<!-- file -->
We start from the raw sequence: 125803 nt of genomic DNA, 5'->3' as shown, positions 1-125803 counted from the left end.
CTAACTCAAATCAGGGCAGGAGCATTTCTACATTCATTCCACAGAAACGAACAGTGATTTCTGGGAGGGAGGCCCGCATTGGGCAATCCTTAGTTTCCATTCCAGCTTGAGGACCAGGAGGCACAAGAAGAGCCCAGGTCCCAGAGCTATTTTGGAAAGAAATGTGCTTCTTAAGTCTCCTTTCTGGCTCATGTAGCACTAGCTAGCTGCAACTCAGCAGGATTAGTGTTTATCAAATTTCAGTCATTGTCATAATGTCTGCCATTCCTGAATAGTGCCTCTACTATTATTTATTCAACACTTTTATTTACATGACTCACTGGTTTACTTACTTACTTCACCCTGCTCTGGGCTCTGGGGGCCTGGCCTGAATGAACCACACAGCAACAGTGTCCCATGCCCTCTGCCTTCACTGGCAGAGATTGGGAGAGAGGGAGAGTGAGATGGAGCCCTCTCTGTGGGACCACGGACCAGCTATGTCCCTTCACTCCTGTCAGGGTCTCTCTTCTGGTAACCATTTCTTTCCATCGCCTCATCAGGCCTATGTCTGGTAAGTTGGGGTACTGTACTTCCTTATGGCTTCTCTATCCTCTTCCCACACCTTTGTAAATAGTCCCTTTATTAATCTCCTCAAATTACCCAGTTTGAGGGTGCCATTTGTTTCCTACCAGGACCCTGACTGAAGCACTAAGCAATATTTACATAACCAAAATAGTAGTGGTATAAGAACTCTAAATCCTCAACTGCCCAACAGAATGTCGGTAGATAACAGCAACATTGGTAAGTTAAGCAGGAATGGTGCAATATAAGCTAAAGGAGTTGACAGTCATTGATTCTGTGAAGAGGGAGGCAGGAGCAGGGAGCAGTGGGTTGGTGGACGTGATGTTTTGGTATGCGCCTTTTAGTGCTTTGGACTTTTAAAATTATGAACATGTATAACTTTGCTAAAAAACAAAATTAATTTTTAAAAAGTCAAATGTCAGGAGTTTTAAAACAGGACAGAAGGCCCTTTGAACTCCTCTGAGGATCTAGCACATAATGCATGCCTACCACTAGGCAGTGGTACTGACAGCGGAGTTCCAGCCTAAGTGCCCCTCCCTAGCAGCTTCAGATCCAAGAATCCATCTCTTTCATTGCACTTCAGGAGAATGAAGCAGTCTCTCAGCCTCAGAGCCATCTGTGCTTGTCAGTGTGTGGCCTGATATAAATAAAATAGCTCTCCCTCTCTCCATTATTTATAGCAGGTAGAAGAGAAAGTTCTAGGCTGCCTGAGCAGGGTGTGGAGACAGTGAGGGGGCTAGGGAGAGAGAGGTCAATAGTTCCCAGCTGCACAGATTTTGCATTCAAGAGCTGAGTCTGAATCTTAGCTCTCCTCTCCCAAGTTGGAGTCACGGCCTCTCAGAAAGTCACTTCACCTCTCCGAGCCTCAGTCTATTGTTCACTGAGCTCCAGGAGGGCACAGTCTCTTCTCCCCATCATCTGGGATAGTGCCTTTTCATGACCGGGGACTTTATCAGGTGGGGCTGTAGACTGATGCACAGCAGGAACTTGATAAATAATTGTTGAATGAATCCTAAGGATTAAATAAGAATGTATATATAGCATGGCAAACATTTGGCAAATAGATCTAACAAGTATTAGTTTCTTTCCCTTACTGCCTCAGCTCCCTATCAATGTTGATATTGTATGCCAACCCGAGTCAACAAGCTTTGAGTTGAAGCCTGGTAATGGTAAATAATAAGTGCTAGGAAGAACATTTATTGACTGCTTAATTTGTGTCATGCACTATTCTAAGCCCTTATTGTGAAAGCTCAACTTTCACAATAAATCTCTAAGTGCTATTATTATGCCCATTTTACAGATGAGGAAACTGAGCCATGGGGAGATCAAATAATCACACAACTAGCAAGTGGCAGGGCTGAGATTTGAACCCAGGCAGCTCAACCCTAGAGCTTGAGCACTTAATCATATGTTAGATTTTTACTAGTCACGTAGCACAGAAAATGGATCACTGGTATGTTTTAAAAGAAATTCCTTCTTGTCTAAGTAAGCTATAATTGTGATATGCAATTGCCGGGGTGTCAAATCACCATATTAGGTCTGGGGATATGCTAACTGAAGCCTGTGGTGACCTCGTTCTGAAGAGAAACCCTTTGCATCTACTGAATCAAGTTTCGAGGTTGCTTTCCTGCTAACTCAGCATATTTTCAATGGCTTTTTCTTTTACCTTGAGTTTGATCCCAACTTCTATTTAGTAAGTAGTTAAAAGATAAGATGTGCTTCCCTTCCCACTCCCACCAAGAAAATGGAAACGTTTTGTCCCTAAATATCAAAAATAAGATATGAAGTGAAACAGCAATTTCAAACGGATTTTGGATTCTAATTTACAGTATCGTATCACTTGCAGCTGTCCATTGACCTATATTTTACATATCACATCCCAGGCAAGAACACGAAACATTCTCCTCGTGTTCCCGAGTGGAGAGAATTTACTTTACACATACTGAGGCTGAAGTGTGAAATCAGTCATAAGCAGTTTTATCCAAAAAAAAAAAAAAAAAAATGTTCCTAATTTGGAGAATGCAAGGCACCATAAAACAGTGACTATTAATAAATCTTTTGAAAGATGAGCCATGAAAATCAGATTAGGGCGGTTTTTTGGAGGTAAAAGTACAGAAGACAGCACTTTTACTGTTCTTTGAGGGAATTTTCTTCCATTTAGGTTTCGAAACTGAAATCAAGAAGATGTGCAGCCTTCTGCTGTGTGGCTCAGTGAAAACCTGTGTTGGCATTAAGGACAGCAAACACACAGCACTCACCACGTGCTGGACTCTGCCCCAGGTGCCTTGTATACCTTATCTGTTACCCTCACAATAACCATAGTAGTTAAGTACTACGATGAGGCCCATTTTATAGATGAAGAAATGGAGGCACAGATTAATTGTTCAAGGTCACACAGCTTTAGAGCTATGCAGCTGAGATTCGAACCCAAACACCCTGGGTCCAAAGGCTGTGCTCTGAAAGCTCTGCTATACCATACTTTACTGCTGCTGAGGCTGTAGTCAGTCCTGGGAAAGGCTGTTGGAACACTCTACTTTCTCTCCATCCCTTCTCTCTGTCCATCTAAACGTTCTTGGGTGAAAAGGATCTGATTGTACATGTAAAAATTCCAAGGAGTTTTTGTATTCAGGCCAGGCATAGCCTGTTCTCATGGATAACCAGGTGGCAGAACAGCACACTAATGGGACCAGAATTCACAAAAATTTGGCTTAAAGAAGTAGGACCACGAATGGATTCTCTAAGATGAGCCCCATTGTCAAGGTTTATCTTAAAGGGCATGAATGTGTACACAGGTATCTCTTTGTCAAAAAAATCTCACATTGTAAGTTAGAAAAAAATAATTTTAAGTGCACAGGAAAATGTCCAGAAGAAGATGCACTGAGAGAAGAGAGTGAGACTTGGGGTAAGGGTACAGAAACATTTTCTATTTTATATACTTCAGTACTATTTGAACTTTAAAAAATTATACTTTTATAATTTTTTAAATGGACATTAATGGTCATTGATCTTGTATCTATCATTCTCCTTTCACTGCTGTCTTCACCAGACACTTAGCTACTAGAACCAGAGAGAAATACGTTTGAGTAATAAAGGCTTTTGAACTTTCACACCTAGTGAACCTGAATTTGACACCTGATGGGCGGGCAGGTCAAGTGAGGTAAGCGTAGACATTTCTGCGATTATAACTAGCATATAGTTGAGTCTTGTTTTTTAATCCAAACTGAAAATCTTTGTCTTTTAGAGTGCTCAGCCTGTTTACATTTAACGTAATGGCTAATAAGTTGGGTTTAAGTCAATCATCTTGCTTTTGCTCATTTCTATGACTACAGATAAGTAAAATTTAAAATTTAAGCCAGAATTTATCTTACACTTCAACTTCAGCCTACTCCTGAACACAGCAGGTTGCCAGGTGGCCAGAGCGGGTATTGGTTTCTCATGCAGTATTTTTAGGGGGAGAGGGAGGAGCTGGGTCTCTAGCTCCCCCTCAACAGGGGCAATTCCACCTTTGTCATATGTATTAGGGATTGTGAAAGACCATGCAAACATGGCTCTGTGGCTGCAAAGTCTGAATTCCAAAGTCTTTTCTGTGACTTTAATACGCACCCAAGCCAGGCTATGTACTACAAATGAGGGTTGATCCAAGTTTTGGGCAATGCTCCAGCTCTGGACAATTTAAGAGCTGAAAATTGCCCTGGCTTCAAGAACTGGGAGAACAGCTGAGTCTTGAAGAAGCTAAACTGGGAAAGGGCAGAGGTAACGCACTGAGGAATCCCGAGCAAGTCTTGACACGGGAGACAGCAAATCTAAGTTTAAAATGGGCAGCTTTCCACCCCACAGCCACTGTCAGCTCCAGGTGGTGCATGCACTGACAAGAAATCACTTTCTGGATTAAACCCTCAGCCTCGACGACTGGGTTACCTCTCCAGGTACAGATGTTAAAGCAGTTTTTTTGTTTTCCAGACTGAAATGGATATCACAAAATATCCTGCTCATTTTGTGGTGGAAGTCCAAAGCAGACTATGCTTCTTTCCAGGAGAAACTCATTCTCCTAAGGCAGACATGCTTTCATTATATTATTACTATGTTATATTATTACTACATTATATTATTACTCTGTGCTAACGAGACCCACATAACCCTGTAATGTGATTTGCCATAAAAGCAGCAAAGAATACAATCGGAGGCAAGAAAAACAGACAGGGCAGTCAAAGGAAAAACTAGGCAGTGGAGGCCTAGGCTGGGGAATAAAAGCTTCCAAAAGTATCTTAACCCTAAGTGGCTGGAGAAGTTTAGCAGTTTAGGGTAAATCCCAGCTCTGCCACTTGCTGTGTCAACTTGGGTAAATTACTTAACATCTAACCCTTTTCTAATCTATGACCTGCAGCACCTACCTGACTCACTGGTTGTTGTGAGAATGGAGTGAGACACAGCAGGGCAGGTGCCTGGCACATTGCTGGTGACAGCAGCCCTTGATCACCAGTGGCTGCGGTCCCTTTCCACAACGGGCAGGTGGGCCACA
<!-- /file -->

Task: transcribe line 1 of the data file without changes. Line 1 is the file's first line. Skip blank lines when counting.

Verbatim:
We start from the raw sequence: 125803 nt of genomic DNA, 5'->3' as shown, positions 1-125803 counted from the left end.